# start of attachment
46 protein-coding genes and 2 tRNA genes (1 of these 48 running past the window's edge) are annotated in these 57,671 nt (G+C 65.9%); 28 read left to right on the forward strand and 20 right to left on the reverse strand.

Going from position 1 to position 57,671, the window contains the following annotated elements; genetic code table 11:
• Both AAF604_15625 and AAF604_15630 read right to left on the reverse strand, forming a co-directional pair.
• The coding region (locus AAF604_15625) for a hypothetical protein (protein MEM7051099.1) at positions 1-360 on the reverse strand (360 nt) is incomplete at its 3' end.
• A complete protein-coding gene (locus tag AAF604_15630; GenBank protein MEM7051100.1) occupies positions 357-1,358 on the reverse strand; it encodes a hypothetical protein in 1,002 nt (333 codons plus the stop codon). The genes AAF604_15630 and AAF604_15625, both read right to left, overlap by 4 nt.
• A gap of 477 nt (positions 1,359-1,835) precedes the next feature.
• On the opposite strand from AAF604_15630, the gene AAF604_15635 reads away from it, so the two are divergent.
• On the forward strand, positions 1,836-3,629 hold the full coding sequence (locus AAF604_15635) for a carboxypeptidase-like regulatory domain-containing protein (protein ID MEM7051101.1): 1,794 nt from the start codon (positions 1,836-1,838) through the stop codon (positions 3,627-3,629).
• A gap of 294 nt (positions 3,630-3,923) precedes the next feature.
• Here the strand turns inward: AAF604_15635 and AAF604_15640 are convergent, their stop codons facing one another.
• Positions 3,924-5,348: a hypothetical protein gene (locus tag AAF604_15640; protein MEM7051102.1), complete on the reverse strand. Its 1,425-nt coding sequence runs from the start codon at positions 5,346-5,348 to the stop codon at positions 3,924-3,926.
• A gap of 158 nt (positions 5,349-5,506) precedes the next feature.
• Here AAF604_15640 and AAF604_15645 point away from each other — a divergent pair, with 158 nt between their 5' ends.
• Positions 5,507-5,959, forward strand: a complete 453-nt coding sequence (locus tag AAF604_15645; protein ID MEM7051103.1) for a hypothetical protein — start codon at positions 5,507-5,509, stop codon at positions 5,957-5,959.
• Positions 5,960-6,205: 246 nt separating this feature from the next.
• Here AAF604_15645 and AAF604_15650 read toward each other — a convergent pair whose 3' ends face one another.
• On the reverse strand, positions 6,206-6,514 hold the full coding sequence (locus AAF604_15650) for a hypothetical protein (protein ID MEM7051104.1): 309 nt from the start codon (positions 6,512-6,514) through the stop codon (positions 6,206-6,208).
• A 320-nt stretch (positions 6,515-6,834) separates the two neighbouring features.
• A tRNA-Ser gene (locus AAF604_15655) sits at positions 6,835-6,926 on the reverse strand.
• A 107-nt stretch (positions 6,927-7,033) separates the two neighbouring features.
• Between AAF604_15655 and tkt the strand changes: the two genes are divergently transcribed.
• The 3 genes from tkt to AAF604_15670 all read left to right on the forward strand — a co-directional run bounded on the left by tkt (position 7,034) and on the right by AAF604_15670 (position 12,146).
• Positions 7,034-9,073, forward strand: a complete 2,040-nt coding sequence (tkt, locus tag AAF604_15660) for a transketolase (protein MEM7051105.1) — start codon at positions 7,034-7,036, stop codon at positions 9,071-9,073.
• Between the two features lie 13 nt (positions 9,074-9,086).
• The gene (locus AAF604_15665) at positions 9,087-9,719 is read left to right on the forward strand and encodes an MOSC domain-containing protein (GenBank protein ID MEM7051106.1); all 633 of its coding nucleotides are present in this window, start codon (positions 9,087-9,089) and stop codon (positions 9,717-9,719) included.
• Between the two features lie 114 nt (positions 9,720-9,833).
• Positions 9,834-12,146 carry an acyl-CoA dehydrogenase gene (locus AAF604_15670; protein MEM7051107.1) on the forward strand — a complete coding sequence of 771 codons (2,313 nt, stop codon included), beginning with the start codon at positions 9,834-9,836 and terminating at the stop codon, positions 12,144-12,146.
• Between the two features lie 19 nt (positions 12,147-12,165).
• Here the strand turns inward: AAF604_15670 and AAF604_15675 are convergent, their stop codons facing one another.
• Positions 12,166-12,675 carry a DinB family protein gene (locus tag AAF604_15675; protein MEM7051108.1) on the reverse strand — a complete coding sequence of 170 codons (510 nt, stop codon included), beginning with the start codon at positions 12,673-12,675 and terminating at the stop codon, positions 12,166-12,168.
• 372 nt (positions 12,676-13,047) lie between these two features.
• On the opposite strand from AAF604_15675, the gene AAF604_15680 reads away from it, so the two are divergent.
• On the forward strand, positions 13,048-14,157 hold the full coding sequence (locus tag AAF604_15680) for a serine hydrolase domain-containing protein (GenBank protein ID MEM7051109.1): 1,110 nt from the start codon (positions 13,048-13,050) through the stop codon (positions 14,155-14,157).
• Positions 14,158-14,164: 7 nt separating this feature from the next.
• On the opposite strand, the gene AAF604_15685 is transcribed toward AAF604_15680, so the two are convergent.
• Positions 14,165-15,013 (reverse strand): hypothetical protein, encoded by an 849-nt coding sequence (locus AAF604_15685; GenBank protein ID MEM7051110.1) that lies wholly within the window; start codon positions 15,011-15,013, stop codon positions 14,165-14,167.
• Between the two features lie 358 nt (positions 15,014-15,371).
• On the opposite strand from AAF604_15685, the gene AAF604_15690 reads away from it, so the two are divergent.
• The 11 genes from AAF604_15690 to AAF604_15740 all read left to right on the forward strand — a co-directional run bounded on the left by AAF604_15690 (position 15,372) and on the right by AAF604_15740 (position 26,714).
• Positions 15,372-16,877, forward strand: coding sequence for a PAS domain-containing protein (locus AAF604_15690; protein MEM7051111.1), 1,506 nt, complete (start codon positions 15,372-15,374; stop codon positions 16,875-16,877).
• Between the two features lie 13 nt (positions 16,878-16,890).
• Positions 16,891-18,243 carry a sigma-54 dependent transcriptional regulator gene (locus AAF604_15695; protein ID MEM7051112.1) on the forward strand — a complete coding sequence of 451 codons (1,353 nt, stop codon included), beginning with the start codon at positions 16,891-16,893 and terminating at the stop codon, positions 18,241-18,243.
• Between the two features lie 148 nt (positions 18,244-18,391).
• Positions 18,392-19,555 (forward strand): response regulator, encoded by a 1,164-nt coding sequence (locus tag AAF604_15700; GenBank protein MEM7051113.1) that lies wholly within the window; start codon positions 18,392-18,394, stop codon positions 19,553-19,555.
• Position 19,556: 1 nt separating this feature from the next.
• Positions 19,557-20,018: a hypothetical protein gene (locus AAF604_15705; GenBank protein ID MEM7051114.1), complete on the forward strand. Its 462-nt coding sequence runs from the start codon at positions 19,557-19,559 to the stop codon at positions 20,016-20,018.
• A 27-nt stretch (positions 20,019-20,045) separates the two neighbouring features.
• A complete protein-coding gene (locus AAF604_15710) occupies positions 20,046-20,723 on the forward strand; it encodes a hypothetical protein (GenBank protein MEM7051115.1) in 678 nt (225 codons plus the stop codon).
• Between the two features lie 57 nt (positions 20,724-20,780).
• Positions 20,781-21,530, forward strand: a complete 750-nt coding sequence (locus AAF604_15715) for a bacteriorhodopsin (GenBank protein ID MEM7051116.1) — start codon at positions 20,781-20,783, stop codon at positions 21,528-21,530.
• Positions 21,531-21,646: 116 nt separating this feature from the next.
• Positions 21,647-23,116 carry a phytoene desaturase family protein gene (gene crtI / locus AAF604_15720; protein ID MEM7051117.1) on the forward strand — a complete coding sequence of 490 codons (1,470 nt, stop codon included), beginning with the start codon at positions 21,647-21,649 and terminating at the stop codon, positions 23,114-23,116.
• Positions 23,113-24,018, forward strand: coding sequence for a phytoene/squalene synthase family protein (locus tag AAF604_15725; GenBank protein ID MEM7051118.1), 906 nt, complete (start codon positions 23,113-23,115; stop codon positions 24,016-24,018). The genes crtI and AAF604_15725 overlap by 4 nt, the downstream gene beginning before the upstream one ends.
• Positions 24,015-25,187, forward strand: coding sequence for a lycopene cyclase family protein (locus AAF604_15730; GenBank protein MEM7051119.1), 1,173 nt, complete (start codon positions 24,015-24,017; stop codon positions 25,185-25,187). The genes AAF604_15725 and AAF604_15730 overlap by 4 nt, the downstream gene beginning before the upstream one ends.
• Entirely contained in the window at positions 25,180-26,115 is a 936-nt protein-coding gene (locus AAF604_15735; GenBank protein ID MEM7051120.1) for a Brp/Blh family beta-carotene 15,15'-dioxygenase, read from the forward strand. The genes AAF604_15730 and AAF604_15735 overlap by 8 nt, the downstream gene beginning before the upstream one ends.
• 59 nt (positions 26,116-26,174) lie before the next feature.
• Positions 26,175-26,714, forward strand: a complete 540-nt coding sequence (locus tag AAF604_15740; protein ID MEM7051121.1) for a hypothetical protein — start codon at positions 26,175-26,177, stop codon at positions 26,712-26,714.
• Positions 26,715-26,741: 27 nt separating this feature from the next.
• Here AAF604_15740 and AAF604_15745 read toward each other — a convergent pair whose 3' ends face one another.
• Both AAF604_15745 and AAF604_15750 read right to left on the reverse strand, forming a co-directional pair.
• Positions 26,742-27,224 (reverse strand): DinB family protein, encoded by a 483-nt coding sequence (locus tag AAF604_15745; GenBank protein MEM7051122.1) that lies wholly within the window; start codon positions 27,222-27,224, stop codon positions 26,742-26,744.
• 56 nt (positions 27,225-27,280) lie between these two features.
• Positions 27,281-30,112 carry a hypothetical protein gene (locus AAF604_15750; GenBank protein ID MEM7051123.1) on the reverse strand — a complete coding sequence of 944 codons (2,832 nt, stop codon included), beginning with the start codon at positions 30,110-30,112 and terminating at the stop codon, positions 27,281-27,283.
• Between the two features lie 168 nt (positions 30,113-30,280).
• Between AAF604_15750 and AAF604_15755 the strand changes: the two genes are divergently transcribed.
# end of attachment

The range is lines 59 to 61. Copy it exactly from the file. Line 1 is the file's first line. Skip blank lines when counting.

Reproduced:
• Here AAF604_15740 and AAF604_15745 read toward each other — a convergent pair whose 3' ends face one another.
• Both AAF604_15745 and AAF604_15750 read right to left on the reverse strand, forming a co-directional pair.
• Positions 26,742-27,224 (reverse strand): DinB family protein, encoded by a 483-nt coding sequence (locus tag AAF604_15745; GenBank protein MEM7051122.1) that lies wholly within the window; start codon positions 27,222-27,224, stop codon positions 26,742-26,744.